The Moniteau County Fairgrounds were filled with the noise of excitement from people of all ages in preparation for the total solar eclipse Aug. 21.
The California Area Chamber of Commerce hosted the viewing event, including free food and protective lenses.
Some visitors came from around the country, from as far north as Green Bay, Wisconsin, to as far south as Aideo, Texas. Either way, some people drove hundreds of miles to see the total solar eclipse that lasted only a few minutes.
The Pato family drove more than 13 hours from Aideo, Texas, to see the eclipse, continuing a tradition, where the grandchildren and grandparents do some sort of event every summer. The family said they decided to come to California, because they were told about how friendly the community was while they had stopped at a gas station.
Then, there was Mike and Jane Schoenebeck from Green Bay, Wisconsin, with their friends, Carole Valentine and Rich Ovans, who had recently moved to the Ozarks.
They picked California because, even though they had seen a solar eclipse before, they had never seen a total solar eclipse. And, California was in the right spot to see the event.
The Schoenebecks drove more than 600 miles to see the total solar eclipse. After the eclipse, the group painted the eclipse at Paint the Town in Columbia, where they drew a picture of the eclipse.
Locally, there was Amanda Campbell, 38, who moved to California from Jefferson City two years ago. She had taken great care to prepare her camera to make sure it continued to work while taking pictures of the eclipse. Campbell had seen a partial solar eclipse in the 1980s.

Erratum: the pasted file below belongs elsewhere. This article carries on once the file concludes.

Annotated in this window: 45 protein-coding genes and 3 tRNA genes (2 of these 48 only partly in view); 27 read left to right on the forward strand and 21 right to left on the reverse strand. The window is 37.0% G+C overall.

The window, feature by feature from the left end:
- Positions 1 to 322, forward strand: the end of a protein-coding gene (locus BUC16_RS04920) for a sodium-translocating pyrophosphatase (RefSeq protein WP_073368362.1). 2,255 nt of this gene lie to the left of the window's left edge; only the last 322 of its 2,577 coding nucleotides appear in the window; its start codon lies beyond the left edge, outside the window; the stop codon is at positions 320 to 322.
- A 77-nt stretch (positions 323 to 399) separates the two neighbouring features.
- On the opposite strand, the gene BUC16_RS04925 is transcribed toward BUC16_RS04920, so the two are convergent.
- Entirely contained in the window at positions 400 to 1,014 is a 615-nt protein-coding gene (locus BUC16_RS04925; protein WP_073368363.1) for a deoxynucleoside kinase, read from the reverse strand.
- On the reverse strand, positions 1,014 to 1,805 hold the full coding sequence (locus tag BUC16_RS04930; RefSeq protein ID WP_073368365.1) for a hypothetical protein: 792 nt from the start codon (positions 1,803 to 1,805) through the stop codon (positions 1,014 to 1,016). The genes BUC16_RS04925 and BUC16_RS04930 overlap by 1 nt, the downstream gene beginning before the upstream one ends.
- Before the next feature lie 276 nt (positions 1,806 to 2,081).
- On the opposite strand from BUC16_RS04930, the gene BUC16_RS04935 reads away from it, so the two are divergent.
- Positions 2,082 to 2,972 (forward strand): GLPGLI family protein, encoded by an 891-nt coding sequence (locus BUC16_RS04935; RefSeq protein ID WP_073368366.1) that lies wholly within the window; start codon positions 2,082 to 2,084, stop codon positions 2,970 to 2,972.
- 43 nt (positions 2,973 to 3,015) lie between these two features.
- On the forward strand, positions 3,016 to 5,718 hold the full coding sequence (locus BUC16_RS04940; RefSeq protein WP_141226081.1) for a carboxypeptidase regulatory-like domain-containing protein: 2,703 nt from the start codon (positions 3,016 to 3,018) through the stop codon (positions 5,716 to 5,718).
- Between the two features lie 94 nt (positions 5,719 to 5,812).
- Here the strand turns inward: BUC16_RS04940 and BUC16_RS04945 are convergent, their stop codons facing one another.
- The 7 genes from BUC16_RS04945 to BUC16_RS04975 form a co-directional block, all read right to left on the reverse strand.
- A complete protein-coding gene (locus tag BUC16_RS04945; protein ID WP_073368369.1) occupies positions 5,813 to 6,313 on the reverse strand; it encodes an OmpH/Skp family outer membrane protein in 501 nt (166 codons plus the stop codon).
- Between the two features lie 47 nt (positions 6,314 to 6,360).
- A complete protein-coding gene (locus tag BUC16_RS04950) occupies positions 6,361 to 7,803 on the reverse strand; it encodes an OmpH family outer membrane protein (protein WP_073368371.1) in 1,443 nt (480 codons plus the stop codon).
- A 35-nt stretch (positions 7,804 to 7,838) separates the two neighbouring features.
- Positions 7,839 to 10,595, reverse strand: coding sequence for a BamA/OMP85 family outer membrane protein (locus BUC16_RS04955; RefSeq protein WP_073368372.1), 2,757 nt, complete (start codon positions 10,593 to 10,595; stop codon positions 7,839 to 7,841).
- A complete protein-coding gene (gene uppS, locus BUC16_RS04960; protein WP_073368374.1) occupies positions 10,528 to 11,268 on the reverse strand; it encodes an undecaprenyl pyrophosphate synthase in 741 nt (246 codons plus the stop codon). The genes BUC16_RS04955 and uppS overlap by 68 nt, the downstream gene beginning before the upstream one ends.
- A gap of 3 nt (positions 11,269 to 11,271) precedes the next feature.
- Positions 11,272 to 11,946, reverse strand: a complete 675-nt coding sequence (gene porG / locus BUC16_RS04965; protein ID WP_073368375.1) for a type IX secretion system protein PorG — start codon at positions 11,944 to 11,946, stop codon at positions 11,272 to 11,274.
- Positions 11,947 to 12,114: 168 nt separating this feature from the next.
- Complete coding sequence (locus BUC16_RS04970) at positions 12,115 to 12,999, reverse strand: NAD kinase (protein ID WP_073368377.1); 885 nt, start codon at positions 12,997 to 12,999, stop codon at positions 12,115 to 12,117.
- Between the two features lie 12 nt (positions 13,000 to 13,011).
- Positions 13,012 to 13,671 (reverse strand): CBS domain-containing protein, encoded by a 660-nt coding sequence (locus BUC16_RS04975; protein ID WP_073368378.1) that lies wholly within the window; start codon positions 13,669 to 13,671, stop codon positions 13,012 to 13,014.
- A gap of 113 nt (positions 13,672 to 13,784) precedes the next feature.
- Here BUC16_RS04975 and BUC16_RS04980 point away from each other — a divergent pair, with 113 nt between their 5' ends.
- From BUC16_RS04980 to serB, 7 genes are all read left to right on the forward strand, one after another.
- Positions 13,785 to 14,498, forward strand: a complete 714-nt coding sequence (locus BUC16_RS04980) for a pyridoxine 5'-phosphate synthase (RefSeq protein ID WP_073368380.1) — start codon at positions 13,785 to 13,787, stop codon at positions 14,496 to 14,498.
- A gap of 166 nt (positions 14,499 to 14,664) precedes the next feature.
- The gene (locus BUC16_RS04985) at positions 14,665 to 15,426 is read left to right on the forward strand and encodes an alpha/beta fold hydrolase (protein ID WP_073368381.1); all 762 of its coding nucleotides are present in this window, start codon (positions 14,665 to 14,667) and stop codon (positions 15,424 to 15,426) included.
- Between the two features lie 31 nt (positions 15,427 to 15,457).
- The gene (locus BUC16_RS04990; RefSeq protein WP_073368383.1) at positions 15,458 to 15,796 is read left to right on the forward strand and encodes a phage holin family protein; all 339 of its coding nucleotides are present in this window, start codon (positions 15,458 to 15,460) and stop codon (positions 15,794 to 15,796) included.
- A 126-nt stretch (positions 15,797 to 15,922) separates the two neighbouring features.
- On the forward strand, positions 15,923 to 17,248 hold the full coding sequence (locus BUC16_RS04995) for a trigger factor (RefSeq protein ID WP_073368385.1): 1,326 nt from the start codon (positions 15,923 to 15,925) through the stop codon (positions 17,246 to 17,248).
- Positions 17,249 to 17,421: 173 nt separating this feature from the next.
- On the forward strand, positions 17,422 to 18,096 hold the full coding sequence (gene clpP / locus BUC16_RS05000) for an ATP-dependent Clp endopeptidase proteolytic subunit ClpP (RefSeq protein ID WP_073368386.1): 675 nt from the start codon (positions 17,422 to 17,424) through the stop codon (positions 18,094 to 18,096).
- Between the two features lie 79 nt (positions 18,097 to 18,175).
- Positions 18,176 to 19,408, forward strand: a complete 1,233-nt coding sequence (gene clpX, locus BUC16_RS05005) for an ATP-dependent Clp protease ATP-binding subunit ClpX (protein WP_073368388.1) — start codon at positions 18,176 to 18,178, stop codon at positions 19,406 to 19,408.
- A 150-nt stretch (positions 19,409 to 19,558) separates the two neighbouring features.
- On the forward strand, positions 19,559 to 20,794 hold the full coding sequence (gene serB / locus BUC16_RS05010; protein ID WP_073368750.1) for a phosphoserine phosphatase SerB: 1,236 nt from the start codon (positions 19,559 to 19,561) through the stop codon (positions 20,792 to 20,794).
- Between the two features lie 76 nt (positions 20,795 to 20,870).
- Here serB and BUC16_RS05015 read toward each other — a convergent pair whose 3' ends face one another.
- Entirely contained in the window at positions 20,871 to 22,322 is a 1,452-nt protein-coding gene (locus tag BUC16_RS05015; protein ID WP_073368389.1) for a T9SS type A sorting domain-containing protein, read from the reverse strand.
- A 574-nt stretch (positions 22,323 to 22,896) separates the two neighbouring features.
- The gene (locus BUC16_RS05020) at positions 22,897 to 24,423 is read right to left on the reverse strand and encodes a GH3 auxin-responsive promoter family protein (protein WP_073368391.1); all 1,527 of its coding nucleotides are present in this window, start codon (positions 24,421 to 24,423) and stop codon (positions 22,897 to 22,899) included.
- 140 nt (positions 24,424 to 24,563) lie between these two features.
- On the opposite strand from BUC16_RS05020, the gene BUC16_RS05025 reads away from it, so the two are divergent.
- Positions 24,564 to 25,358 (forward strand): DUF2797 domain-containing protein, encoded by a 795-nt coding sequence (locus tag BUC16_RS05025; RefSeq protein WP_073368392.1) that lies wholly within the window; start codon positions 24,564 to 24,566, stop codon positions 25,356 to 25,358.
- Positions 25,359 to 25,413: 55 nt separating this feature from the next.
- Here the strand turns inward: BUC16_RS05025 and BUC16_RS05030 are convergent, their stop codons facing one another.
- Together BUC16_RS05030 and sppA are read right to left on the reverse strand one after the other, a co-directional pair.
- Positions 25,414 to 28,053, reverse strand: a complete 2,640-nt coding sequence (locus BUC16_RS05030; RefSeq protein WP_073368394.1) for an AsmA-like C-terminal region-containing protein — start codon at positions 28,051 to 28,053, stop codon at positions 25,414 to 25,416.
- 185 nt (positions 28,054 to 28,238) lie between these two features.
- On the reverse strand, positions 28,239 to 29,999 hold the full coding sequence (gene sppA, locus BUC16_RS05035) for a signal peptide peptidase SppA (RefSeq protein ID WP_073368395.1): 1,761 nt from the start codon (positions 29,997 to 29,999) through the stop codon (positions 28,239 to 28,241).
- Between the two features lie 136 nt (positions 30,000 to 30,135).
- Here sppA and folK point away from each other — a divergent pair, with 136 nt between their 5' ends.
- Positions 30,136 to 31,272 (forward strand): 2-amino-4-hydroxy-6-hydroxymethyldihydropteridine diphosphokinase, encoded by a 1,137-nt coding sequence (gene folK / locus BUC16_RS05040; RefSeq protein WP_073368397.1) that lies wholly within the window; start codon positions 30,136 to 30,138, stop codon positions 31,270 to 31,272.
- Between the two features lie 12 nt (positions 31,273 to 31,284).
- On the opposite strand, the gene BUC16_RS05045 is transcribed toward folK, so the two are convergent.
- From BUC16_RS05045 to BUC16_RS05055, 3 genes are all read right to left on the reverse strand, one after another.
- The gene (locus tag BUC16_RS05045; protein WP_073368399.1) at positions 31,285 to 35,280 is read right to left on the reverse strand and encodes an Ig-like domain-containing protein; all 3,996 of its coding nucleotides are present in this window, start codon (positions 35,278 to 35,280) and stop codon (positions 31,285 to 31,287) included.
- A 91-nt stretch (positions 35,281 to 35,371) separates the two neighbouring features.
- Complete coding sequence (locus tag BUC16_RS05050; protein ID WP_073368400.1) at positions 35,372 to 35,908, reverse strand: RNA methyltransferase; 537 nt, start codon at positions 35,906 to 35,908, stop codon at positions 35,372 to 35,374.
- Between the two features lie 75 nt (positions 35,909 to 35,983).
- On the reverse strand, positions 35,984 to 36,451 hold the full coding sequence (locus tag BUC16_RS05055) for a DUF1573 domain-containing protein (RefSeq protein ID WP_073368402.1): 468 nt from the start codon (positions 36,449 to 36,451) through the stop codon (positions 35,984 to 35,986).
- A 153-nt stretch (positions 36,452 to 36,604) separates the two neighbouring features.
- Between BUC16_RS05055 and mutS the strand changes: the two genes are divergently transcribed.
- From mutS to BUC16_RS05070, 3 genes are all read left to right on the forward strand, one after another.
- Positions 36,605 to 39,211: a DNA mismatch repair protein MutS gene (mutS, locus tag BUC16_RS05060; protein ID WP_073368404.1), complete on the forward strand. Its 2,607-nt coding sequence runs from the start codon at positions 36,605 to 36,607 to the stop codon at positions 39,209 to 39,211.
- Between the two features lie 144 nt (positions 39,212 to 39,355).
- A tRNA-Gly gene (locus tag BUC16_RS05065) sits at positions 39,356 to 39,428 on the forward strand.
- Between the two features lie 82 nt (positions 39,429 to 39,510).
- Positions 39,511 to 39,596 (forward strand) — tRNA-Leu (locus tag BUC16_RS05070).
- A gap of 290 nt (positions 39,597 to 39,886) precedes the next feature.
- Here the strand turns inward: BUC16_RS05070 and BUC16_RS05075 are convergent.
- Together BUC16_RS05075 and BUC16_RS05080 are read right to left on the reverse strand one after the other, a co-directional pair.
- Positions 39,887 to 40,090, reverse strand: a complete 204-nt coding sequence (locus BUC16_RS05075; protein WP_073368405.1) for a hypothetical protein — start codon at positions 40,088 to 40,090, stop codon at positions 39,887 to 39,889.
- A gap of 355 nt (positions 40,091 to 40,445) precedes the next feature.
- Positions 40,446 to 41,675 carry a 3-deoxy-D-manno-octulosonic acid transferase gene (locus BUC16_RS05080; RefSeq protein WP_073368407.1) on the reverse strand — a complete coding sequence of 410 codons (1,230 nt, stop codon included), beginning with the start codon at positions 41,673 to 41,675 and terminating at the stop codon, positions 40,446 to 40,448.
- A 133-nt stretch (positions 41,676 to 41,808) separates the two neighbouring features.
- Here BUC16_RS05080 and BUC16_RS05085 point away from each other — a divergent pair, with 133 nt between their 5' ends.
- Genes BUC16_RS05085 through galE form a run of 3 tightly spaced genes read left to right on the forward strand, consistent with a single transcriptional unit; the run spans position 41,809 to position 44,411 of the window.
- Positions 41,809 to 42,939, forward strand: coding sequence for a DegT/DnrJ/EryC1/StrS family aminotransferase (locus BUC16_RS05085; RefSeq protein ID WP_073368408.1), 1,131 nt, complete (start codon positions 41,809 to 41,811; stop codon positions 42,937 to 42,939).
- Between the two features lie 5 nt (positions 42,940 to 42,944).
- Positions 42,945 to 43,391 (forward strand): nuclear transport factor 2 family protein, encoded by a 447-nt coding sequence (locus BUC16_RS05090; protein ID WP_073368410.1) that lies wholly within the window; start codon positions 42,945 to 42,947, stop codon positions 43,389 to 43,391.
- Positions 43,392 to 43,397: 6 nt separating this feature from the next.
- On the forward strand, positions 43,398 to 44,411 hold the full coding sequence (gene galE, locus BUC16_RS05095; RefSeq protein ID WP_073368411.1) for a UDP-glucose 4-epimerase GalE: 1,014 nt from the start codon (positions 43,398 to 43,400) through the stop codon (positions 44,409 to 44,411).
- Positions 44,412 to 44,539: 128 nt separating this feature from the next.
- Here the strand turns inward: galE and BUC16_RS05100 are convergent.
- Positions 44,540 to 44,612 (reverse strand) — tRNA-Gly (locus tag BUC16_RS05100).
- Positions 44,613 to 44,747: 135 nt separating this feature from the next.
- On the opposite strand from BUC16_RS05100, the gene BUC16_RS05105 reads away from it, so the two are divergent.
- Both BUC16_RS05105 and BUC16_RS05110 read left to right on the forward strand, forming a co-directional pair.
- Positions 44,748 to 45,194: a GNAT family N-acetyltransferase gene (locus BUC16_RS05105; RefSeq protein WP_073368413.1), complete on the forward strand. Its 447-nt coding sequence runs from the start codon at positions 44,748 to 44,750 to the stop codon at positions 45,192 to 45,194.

"The same lens the (eclipse) glasses are made out of is the same that I've screened the front of my camera with to be able to take a photo of it," Campbell said.
Mayor Norris Gerhart was in attendance, as he gave a few words to the crowd, thanking all who came to the event.
Hot dogs and cheeseburgers were given out beforehand for free to those who came. There was plenty of space for everyone and the crowd was quite spread out.
As the moon moved into position, the surrounding area got darker. The fairgrounds grew quieter. Any music that may have been playing was turned off. Conversations ended and the only real sound one could hear was the chirping of crickets and cicadas, but even that stopped when the eclipse happened.
Then, at the total solar eclipse, the fairgrounds looked like it was late in the evening, while in actuality it was only 1 p.m.
Fireworks went off, as the crowd cheered and clapped at the special event happening right above them.
Then, it was quiet again as everyone was taking in the event.
Shortly after the eclipse, as the moon began to move away, members of the crowd again cheered and clapped for what they had just witnessed.